Restaurante Bares Espanol En Londre de Tapas

The sherry on top of the cake at a Tapas Bar London

El Pirata serving the best Spanish tapas one of the top tapas bar and restaurants in London since 1994 superb function party room in Mayfair.

Do you remember sherry? If you do, you might have vague memories of sherry trifles, and Christmas cakes laced with Bristol cream. Or the elderly relative who didn’t drink, but could sup sherry discreetly from a thimble sized glass all day and well into the night. It’s as British as the Boxing Day blues.

Well, here’s some big news – sherry is cool again, and we’re not talking about the syrupy stuff at the back of your gran’s kitchen cupboard. Proper sherry is a decent mixologist’s secret ingredient: it’s sometimes sweet, sometimes salty and dry, it can be nutty and there are varieties that have a whisky edge. It can even be used as a substitute for whisky to make less-alcoholic cocktails.

Spanish Tapas Bar in London

But to begin at the beginning. Sherry isn’t one thing, but all sherries are fortified wines made from white grapes – mostly Palomino – grown near Jerez de la Frontera in Andalusia, Spain. (Sherry is, in fact, an Anglicised version of Jerez.) The range is broad, from light wines like Manzanilla to the darker Amontillado and Oloroso.

They are ‘fortified’ because they have grape spirit added to increase the alcohol content to 15.5 per cent by volume (ABV) in the lighter fino sherries to 17 per cent in the heavier Oloroso sherry. Compare that to 11-13 percent in most wine, and the minimum of 40 per cent in whisky and you’ll begin to understand why it’s a current favourite of mixologists worldwide.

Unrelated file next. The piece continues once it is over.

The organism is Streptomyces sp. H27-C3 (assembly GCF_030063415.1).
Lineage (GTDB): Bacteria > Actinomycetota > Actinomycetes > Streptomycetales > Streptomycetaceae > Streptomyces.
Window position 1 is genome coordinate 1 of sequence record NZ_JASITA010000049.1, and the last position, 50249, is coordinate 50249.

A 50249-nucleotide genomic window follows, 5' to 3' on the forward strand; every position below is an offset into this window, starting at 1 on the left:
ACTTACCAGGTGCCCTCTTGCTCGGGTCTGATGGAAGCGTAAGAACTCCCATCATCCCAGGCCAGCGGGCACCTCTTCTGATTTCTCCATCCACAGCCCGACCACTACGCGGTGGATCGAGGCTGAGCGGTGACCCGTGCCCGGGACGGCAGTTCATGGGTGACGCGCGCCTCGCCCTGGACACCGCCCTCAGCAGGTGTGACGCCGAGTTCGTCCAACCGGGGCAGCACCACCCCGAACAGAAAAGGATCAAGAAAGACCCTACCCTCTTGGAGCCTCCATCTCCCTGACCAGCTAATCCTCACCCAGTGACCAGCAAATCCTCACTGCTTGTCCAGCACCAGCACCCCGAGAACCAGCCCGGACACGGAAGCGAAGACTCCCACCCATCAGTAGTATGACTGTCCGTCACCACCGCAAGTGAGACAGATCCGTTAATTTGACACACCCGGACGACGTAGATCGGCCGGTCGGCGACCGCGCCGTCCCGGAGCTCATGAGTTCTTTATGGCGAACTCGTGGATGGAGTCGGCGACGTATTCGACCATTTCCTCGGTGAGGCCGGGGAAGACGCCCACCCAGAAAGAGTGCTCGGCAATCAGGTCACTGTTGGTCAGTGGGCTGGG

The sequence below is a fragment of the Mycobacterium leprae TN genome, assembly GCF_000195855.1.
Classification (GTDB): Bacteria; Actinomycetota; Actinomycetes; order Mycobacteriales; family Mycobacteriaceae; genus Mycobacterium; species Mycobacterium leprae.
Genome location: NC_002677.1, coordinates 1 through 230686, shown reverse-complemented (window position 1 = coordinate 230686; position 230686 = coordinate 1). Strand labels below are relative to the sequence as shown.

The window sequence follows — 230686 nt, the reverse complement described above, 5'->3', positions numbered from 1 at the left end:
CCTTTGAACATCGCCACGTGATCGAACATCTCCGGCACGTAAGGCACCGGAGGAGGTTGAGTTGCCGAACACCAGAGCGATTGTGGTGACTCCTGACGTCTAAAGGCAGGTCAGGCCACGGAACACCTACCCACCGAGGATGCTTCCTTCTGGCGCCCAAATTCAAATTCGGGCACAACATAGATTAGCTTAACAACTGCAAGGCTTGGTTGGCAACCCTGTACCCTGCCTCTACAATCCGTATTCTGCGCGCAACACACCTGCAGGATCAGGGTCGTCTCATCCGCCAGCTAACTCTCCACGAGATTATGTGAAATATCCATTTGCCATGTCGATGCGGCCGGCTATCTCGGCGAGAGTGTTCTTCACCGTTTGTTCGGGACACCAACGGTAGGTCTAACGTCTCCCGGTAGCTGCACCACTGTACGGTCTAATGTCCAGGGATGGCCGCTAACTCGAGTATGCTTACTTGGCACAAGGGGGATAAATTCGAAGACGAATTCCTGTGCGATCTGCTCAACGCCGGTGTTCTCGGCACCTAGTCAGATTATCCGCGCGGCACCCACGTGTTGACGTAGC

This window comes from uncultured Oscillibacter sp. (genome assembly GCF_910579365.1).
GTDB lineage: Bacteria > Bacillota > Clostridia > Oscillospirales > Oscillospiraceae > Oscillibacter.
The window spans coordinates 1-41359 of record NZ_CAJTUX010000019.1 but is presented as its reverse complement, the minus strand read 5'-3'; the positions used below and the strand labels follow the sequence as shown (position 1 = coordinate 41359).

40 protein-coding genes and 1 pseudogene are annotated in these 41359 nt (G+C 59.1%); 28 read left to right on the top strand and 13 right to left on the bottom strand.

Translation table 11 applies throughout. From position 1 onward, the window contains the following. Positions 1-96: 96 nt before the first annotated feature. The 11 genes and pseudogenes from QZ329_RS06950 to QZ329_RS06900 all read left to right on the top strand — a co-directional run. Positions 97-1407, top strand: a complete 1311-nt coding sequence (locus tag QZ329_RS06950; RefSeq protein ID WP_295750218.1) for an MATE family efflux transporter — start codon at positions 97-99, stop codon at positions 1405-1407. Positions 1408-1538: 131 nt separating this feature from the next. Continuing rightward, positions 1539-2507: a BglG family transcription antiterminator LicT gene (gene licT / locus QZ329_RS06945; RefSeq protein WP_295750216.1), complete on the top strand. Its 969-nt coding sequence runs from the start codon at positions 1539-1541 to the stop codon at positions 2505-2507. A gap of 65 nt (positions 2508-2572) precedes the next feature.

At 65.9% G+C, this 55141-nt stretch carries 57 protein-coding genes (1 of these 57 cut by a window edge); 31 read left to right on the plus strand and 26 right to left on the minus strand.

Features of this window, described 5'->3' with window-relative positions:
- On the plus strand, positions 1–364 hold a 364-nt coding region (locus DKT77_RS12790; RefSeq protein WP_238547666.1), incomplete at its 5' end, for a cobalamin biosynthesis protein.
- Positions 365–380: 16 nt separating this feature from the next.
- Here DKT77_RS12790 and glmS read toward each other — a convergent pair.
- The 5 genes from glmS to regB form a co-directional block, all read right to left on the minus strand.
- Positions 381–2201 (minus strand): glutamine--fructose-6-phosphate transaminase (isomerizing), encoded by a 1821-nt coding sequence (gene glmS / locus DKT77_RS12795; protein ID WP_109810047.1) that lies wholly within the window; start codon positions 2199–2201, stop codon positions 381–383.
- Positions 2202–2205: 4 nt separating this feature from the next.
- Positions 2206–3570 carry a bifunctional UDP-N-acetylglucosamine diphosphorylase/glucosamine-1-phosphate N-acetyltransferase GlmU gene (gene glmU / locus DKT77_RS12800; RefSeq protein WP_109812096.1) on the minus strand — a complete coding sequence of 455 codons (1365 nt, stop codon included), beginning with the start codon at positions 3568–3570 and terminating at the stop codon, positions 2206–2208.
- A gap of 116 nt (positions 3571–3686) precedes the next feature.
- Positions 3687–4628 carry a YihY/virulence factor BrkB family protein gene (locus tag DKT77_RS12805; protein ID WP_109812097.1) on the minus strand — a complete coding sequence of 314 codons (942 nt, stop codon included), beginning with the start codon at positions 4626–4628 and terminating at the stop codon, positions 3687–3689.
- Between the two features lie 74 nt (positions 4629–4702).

But while the professionals have rediscovered sherry, the public is still lagging behind and demand isn’t what it used to be. Since the 1980s land given over to vineyards in the Sherry Triangle – bounded by Jerez de la Fontera, Sanlúcar de Barrameda and El Puerto de Santa María – has fallen by more than 75 per cent, and there has been a flight to quality and away from quantity.

That might be to the region’s benefit. A tipple strongly associated in Britain with comic characters like Uncle Monty from Withnail and I and Mrs Doyle from Father Ted, could probably do with a rebrand – at least the for ordinary punter.

A good tip, if you’d like to taste a lighter sherry, is to try La Goya Manzanilla. Pale gold, it has notes of roasted almond, citrus peel and chamomile and is light and smooth on the palate. Order one next time you’re in El Pirata on Mayfair’s Down Street. If you fancy something a little more robust, how about the Mira la Mar Oloroso – a deep tawny sherry with notes of dates, walnuts and treacle. That’s on the wine list too.

For 30 years customers have pulled up a stool at the artistic bar at El Pirata and sipped on some of the best value wines, sherries and other drinks that Mayfair has to offer. Situated on a quiet corner between Green Park and Hyde Park Corner, customers have often left the hidden gem and gingerly walked down the cobbled streets after a leisurely lunch or dinner, Spanish style, feeling like they were on the backstreets of Barcelona rather than Mayfair.

El Pirata serving the best Spanish tapas one of the top tapas bar and restaurants in London since 1994 superb function party room in Mayfair.